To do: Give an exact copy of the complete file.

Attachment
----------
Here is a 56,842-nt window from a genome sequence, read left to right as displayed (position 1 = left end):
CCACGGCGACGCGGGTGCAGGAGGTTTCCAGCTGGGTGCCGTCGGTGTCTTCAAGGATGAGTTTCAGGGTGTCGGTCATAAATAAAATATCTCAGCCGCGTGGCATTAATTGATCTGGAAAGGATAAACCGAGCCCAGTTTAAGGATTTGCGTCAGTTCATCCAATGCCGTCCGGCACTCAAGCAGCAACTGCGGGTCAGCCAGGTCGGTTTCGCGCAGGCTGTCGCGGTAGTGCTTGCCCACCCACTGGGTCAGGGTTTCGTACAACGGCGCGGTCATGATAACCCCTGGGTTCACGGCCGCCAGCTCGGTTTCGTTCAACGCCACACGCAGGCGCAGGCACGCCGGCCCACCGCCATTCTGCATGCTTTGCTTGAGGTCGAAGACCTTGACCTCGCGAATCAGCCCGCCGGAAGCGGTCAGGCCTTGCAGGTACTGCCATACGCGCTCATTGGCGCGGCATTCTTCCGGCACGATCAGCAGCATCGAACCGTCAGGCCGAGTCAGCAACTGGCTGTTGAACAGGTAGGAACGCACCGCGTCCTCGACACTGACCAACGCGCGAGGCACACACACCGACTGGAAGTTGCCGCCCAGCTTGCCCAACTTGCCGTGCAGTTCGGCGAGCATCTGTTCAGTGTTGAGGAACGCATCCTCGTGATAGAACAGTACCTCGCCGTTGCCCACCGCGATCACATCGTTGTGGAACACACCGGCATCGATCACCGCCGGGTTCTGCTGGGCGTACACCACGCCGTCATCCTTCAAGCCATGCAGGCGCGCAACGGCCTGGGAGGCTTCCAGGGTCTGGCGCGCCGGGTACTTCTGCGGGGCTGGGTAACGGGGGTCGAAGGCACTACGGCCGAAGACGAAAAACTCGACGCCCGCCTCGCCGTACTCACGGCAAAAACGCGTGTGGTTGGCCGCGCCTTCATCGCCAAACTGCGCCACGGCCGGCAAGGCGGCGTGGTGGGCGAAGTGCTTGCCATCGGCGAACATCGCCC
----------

Here is a 56,842-nt window from a genome sequence, read left to right as displayed (position 1 = left end):
CCACGGCGACGCGGGTGCAGGAGGTTTCCAGCTGGGTGCCGTCGGTGTCTTCAAGGATGAGTTTCAGGGTGTCGGTCATAAATAAAATATCTCAGCCGCGTGGCATTAATTGATCTGGAAAGGATAAACCGAGCCCAGTTTAAGGATTTGCGTCAGTTCATCCAATGCCGTCCGGCACTCAAGCAGCAACTGCGGGTCAGCCAGGTCGGTTTCGCGCAGGCTGTCGCGGTAGTGCTTGCCCACCCACTGGGTCAGGGTTTCGTACAACGGCGCGGTCATGATAACCCCTGGGTTCACGGCCGCCAGCTCGGTTTCGTTCAACGCCACACGCAGGCGCAGGCACGCCGGCCCACCGCCATTCTGCATGCTTTGCTTGAGGTCGAAGACCTTGACCTCGCGAATCAGCCCGCCGGAAGCGGTCAGGCCTTGCAGGTACTGCCATACGCGCTCATTGGCGCGGCATTCTTCCGGCACGATCAGCAGCATCGAACCGTCAGGCCGAGTCAGCAACTGGCTGTTGAACAGGTAGGAACGCACCGCGTCCTCGACACTGACCAACGCGCGAGGCACACACACCGACTGGAAGTTGCCGCCCAGCTTGCCCAACTTGCCGTGCAGTTCGGCGAGCATCTGTTCAGTGTTGAGGAACGCATCCTCGTGATAGAACAGTACCTCGCCGTTGCCCACCGCGATCACATCGTTGTGGAACACACCGGCATCGATCACCGCCGGGTTCTGCTGGGCGTACACCACGCCGTCATCCTTCAAGCCATGCAGGCGCGCAACGGCCTGGGAGGCTTCCAGGGTCTGGCGCGCCGGGTACTTCTGCGGGGCTGGGTAACGGGGGTCGAAGGCACTACGGCCGAAGACGAAAAACTCGACGCCCGCCTCGCCGTACTCACGGCAAAAACGCGTGTGGTTGGCCGCGCCTTCATCGCCAAACTGCGCCACGGCCGGCAAGGCGGCGTGGTGGGCGAAGTGCTTGCCATCGGCGAACATCGCCC